Will Emerging Stocks Get a Developed-World Lift in 2014?

By Morgan Harting November 21, 2013

The failure of emerging economies to piggyback on the rich-world recovery this year is giving investors pause, despite enticing emerging-market (EM) valuations. But investors shouldn’t underestimate the power of this normally symbiotic relationship—or the upside potential in EM stocks next year on even a modest pickup in EM economic activity.

After all, the connection between EM economic health and EM stock performance has been amazingly tight historically. For instance, since 2000, a 1% increase in emerging Asia industrial production has been associated with a nearly 5% gain in EM stock returns (Display 1).

The relationship between developed- and developing-world economic growth has also been powerful. Over the past decade, a 1% rise in developed-market (DM) industrial production has tracked with a 2.4% increase in EM industrial production. But that symbiotic “lift” hasn’t materialized this cycle. Activity in the advanced economies has only recently stopped contracting, while growth in emerging countries has stagnated (Display 2). It’s little wonder that EM stocks have done so poorly this year.

EM’s sluggish response has sparked a fervent debate: Is this an anomaly that will soon correct itself, or a longer-lasting structural condition?

In our view, developed and emerging economies haven’t separated for good, but their relationship is facing new strains. The DM recovery has been feebler and less synchronous than in past cycles, and it’s drawing less from what developing nations produce. The US rebound is coming from housing, the shale energy boom, domestic car production and services for high-income consumers, all of which are boosting domestic demand. In some cases, improving US manufacturing productivity is coming at the expense of EM producers. Tech spending has been unusually tepid, so South Korean and Taiwanese exporters haven’t benefited as much as in the past. While Europe appears to be stabilizing, many countries and sectors still suffer from significant excess capacity. The US Federal Reserve’s tapering warning has raised EM financing costs, particularly for those countries with larger external imbalances.

In addition, many of the trends that drove EM productivity over the past decade are losing potency. In China, the slowdown in migration of “surplus” labor from rural areas to factories and the working-age population growth is eroding the country’s labor-cost advantages. Moving production to poorer, lower-cost nearby countries has addressed parts of this problem, but none of these neighbors has the population or efficiency that China enjoys. Other EM growth drivers—notably, domestic credit expansion, declining transportation costs and the rise of the Internet—are also losing steam.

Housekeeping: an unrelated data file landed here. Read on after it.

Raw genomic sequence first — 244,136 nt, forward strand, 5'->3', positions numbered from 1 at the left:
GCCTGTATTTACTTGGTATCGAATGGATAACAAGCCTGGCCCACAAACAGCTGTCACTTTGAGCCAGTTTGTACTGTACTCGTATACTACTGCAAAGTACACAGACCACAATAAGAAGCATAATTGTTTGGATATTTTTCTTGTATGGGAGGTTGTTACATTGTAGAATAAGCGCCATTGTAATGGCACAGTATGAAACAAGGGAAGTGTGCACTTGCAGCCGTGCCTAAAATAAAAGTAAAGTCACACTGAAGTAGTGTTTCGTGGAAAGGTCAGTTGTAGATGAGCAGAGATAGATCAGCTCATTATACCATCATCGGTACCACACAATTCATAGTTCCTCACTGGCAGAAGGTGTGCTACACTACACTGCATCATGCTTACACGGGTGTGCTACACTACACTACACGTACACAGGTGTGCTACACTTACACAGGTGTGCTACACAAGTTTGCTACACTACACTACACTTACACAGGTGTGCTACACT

On the other hand, new structural supports are forming. The Trans-Pacific Partnership agreement could expand trade among some of the largest emerging and developed countries across four continents. Infrastructure spending is rising rapidly throughout Africa, driving strong economic growth across the continent. Falling commodity prices, if sustained, would be a big boost for major commodity-importing countries such as Turkey and India.

All told, we think staying underweight EM stocks poses substantial opportunity costs for investors, particularly given the run-up in DM stocks this year. Though the DM-powered lift to emerging economies may not be as strong as in past recoveries, we think even small improvements could drive outsized gains for EM stocks. Still, navigating this landscape will be trickier than it has been historically, with investing success relying more on selectivity than on mere beta exposure. Companies most directly tied to developed-world end demand would seem to be the most obvious beneficiaries, while returns for companies in Latin America, South Africa and Russia may hinge more on the direction of commodity prices and global liquidity conditions.

The views expressed herein do not constitute research, investment advice or trade recommendations and do not necessarily represent the views of all AllianceBernstein portfolio-management teams.

MSCI makes no express or implied warranties or representations, and shall have no liability whatsoever with respect to any MSCI data contained herein. The MSCI data may not be further redistributed or used as a basis for other indices or any securities or financial products. This report is not approved, reviewed or produced by MSCI.

Will Emerging Stocks Get a Developed-World Lift in 2014?
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